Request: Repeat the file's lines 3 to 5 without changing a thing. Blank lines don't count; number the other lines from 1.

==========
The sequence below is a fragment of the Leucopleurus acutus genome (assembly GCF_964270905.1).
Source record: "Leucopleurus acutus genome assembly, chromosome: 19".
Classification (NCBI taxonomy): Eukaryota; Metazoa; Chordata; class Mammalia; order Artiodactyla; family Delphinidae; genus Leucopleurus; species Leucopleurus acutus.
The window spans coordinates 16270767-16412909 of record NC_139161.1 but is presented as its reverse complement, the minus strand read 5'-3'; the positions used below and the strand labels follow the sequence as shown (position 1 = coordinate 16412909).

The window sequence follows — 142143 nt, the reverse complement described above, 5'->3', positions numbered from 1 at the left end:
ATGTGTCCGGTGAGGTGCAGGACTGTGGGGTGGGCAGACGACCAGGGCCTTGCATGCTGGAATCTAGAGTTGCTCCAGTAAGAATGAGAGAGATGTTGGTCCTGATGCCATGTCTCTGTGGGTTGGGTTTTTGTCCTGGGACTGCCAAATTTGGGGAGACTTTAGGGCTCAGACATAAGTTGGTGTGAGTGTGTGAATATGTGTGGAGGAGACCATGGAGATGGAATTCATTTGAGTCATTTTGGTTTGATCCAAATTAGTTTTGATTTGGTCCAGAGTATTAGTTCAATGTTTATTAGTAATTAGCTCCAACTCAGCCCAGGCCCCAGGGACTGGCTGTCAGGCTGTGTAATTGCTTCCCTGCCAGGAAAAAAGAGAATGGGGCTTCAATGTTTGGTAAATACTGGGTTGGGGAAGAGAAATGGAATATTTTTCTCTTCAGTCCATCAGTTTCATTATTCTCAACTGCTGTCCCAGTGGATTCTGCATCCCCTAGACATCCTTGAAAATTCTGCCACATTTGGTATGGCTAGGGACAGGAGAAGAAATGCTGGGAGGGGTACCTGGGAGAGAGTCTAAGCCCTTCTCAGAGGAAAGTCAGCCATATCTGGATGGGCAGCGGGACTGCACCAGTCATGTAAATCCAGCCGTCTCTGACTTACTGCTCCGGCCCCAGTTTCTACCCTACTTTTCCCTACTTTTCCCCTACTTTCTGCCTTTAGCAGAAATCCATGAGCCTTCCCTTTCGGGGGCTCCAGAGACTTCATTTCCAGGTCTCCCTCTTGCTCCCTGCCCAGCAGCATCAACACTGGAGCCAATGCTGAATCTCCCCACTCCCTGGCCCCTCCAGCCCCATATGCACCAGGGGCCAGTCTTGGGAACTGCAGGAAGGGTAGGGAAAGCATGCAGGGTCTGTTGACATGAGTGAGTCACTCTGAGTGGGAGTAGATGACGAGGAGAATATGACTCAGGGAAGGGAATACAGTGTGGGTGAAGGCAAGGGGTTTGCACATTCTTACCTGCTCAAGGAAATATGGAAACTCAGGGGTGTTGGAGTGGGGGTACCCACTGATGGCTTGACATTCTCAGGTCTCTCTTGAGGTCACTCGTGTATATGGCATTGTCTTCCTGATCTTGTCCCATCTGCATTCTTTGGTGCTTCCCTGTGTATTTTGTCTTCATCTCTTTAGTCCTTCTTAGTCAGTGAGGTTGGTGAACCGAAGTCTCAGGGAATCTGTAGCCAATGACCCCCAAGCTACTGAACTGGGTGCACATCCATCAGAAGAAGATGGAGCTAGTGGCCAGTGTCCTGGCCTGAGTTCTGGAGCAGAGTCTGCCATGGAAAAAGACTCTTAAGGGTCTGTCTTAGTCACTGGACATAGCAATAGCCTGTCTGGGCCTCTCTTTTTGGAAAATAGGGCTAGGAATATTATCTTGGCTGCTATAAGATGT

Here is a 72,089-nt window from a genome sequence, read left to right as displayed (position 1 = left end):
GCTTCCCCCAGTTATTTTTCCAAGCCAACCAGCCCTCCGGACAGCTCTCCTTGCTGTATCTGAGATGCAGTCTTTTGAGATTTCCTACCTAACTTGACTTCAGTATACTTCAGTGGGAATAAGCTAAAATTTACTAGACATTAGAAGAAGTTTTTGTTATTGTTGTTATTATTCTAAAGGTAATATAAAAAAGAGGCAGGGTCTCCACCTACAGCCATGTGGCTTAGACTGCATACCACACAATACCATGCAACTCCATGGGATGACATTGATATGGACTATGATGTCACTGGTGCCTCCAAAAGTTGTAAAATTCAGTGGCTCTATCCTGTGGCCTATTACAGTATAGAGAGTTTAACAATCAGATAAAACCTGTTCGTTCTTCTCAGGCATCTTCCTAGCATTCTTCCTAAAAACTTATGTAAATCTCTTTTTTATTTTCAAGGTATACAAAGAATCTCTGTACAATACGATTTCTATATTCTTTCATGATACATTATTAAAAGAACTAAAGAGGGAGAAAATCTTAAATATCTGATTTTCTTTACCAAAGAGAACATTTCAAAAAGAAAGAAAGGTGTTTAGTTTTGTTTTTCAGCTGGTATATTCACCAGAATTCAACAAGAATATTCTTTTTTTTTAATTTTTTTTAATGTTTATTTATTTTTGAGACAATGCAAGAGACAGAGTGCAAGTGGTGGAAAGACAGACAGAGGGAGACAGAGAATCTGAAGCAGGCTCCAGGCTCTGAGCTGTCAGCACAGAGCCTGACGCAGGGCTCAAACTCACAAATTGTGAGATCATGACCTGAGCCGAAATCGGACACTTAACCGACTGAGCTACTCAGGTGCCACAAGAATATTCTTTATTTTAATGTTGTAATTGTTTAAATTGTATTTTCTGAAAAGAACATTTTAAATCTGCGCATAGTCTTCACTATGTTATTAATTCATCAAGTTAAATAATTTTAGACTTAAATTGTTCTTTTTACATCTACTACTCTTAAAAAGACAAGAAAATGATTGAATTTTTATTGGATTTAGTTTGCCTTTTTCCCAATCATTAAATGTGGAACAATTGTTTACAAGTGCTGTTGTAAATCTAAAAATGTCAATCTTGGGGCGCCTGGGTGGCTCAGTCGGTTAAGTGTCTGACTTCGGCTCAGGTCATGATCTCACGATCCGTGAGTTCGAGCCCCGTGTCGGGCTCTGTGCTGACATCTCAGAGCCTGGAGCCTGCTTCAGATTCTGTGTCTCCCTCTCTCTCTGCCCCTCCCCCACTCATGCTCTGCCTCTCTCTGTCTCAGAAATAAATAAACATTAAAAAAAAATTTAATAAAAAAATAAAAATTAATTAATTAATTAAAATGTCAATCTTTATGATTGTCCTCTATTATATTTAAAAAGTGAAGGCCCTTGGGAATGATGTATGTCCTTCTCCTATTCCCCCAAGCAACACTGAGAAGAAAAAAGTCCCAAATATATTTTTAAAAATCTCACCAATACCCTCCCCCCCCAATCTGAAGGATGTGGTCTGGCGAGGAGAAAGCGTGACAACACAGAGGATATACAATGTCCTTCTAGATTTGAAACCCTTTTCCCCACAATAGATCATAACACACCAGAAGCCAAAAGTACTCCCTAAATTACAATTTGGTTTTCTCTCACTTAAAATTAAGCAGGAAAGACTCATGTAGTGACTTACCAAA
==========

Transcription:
Classification (NCBI taxonomy): Eukaryota; Metazoa; Chordata; class Mammalia; order Artiodactyla; family Delphinidae; genus Leucopleurus; species Leucopleurus acutus.
The window spans coordinates 16270767-16412909 of record NC_139161.1 but is presented as its reverse complement, the minus strand read 5'-3'; the positions used below and the strand labels follow the sequence as shown (position 1 = coordinate 16412909).

The window sequence follows — 142143 nt, the reverse complement described above, 5'->3', positions numbered from 1 at the left end: